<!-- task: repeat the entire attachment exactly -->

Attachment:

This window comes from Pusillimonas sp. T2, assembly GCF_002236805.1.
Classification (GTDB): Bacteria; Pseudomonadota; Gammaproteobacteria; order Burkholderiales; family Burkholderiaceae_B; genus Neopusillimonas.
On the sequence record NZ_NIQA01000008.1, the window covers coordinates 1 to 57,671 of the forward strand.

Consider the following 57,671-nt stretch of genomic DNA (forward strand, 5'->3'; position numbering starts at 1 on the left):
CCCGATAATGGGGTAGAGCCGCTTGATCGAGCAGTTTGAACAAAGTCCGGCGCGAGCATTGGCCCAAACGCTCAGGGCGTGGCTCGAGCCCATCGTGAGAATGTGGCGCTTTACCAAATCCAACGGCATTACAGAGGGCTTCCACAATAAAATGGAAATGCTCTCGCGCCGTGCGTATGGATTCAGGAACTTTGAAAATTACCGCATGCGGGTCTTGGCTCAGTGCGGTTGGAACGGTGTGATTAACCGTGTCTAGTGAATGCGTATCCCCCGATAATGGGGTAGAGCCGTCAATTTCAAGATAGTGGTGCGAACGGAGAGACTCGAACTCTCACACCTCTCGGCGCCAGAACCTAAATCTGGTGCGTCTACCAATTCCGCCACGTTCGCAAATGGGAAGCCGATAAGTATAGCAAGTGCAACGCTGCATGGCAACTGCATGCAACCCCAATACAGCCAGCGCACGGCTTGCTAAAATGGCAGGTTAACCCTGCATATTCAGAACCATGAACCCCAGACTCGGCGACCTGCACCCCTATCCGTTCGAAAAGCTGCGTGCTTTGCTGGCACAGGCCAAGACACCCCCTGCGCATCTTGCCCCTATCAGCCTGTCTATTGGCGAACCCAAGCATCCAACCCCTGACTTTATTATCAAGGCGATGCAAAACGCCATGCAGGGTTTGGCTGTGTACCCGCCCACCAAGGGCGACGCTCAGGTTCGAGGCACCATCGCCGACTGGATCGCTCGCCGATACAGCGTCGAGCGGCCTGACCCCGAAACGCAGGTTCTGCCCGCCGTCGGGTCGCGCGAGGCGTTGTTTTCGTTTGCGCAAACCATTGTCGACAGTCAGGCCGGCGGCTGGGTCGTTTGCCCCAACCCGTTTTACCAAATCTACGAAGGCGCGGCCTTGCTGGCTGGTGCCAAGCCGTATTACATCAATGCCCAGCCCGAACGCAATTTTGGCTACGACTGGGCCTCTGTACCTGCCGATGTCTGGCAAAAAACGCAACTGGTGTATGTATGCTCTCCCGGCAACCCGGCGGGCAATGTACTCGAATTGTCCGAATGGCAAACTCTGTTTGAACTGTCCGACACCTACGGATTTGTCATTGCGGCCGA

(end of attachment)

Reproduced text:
This window comes from Pusillimonas sp. T2, assembly GCF_002236805.1.
Classification (GTDB): Bacteria; Pseudomonadota; Gammaproteobacteria; order Burkholderiales; family Burkholderiaceae_B; genus Neopusillimonas.
On the sequence record NZ_NIQA01000008.1, the window covers coordinates 1 to 57,671 of the forward strand.

Consider the following 57,671-nt stretch of genomic DNA (forward strand, 5'->3'; position numbering starts at 1 on the left):
CCCGATAATGGGGTAGAGCCGCTTGATCGAGCAGTTTGAACAAAGTCCGGCGCGAGCATTGGCCCAAACGCTCAGGGCGTGGCTCGAGCCCATCGTGAGAATGTGGCGCTTTACCAAATCCAACGGCATTACAGAGGGCTTCCACAATAAAATGGAAATGCTCTCGCGCCGTGCGTATGGATTCAGGAACTTTGAAAATTACCGCATGCGGGTCTTGGCTCAGTGCGGTTGGAACGGTGTGATTAACCGTGTCTAGTGAATGCGTATCCCCCGATAATGGGGTAGAGCCGTCAATTTCAAGATAGTGGTGCGAACGGAGAGACTCGAACTCTCACACCTCTCGGCGCCAGAACCTAAATCTGGTGCGTCTACCAATTCCGCCACGTTCGCAAATGGGAAGCCGATAAGTATAGCAAGTGCAACGCTGCATGGCAACTGCATGCAACCCCAATACAGCCAGCGCACGGCTTGCTAAAATGGCAGGTTAACCCTGCATATTCAGAACCATGAACCCCAGACTCGGCGACCTGCACCCCTATCCGTTCGAAAAGCTGCGTGCTTTGCTGGCACAGGCCAAGACACCCCCTGCGCATCTTGCCCCTATCAGCCTGTCTATTGGCGAACCCAAGCATCCAACCCCTGACTTTATTATCAAGGCGATGCAAAACGCCATGCAGGGTTTGGCTGTGTACCCGCCCACCAAGGGCGACGCTCAGGTTCGAGGCACCATCGCCGACTGGATCGCTCGCCGATACAGCGTCGAGCGGCCTGACCCCGAAACGCAGGTTCTGCCCGCCGTCGGGTCGCGCGAGGCGTTGTTTTCGTTTGCGCAAACCATTGTCGACAGTCAGGCCGGCGGCTGGGTCGTTTGCCCCAACCCGTTTTACCAAATCTACGAAGGCGCGGCCTTGCTGGCTGGTGCCAAGCCGTATTACATCAATGCCCAGCCCGAACGCAATTTTGGCTACGACTGGGCCTCTGTACCTGCCGATGTCTGGCAAAAAACGCAACTGGTGTATGTATGCTCTCCCGGCAACCCGGCGGGCAATGTACTCGAATTGTCCGAATGGCAAACTCTGTTTGAACTGTCCGACACCTACGGATTTGTCATTGCGGCCGA